When the race was over, unlike in Nascar where they usher you out, they let the patrons walk all the way around the circuit. After celebrating on the track where we were photo-bombed by various crazy Australian guys, we took one last look at the circuit and headed home after a day full of sun, laughs, and excitement.

It was a once in a lifetime experience and I am so glad that I went to my first but certainly not last F1 race. I already checked, they have the US Grand Prix in Texas in November this year. Hmmm…. roadtrip?

Happy Reading!

Circus Here I Come

This past weekend weekend was Labor Day weekend. Its very strange because at home Labor day usually falls around my birthday in September. Of course here though with the reversed seasons, March begins autumn.  Melbourne hosts the annual Moomba festival downtown around this time. It is not only free (words I jump at) but it is also the largest city festival in all of Australia. Baby, I’m there.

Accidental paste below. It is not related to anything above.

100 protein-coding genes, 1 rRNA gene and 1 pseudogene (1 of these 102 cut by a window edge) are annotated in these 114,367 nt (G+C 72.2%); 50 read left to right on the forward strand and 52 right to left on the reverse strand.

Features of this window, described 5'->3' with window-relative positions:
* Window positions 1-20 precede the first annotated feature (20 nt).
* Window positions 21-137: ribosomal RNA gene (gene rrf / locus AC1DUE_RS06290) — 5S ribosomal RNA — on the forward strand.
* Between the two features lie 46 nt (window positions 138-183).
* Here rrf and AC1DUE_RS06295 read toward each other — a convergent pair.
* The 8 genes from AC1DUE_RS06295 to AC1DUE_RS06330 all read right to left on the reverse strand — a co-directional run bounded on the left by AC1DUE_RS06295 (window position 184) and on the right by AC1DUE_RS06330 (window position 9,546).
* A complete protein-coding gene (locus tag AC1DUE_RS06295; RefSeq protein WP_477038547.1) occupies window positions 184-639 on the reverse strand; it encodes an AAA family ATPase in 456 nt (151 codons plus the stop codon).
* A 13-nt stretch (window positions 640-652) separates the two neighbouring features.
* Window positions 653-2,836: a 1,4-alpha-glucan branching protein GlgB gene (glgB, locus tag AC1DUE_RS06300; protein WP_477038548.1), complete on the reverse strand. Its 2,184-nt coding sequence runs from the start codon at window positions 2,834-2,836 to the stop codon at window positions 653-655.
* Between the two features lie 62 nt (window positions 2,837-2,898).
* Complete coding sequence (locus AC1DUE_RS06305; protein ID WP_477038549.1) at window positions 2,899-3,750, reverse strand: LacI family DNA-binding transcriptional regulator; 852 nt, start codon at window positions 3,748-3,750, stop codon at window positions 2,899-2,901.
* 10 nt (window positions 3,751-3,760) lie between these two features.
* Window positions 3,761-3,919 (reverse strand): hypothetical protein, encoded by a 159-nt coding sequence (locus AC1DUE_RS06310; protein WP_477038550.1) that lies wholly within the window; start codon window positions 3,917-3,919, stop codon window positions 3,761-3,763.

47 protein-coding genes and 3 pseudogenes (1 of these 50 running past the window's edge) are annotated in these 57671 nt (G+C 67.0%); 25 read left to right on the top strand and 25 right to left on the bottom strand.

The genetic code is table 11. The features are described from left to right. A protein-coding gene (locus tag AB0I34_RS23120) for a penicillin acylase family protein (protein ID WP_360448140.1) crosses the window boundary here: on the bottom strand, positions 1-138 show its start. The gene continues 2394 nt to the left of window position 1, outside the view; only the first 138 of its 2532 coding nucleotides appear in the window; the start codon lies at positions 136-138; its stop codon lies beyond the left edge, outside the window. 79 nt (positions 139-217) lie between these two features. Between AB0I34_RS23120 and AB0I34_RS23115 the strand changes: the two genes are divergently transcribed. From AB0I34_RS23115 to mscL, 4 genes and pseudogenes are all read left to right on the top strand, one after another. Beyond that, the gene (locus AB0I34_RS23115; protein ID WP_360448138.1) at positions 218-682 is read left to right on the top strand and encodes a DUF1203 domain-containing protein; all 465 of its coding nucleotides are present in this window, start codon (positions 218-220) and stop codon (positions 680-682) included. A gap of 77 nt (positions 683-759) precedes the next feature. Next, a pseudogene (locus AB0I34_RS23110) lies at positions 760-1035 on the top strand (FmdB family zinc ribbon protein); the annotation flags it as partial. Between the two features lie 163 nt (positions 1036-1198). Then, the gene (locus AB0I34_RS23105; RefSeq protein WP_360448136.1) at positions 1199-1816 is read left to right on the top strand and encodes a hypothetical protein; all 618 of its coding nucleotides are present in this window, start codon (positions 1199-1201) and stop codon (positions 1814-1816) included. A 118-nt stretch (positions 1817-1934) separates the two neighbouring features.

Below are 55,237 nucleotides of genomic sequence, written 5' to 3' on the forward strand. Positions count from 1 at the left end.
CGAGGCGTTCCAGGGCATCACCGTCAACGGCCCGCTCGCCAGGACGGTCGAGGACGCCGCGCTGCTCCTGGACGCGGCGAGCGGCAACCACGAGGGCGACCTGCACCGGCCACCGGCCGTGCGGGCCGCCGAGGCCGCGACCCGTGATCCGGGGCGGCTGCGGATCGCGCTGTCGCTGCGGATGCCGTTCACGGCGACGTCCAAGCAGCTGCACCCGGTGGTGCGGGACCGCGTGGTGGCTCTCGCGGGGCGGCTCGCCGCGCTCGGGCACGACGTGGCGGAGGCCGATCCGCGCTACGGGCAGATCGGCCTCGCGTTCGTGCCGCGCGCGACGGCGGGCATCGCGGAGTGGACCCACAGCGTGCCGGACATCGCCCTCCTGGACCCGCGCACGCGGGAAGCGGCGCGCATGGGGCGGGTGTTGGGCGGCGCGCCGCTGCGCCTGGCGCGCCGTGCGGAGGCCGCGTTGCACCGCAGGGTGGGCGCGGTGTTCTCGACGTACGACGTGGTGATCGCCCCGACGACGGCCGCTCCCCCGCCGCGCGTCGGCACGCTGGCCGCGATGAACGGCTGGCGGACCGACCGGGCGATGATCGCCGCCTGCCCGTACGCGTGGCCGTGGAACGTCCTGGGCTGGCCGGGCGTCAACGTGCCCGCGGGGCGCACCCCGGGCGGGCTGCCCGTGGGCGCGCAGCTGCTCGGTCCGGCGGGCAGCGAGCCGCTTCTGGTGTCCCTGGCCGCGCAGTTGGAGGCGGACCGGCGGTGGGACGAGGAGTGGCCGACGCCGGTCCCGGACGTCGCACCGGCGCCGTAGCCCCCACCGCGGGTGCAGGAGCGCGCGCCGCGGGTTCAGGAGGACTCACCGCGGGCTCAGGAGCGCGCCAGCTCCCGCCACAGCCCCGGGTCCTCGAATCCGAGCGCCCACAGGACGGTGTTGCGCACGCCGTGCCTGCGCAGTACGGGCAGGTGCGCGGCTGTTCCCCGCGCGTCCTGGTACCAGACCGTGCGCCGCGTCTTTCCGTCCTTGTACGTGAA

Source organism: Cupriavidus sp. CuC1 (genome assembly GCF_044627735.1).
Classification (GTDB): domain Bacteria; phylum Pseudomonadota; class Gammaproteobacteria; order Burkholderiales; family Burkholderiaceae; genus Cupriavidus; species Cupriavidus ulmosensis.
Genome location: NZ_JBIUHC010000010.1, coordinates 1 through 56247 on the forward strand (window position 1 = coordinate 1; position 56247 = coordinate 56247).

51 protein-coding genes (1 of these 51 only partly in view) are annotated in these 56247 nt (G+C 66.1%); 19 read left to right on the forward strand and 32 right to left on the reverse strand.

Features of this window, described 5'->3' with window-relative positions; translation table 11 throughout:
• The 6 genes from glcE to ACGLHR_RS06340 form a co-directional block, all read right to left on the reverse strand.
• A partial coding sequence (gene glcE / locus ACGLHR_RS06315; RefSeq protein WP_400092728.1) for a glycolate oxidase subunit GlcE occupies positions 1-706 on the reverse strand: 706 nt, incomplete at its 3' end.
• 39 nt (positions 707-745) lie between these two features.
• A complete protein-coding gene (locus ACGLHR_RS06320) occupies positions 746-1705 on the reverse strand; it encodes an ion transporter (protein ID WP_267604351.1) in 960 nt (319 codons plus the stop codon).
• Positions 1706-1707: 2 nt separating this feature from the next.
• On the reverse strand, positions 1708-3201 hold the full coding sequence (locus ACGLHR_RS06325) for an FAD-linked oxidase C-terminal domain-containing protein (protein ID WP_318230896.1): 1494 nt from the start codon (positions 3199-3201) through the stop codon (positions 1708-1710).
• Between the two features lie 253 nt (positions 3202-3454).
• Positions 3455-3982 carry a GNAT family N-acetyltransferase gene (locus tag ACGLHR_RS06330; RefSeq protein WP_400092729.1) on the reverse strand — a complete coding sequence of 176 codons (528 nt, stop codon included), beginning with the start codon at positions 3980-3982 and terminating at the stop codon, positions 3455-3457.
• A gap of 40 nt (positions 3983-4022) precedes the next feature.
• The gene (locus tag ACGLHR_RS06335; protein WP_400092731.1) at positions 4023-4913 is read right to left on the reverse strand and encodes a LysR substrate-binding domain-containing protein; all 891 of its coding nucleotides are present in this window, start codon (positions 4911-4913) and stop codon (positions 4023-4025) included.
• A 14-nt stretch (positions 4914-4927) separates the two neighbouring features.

We spent the entirety of Saturday down at the festival, enjoyin the food, games, watching water skiing competitions, basking in the gorgeous weather (we had a break from the rain) and watching a beautiful firework display over the Yarra River with the city skyline in the background. I also won a pint sized stuffed dolphin from one of the arcade games who I fondly named Australia Flipper.

By the way, must I say that on the days that the sun does come out, my freckles almost explode off my face. 🙂 Good thing I grew up thinking that a face without freckles is like the nights sky without stars. Thanks Mom for that little self esteem boost as a child!!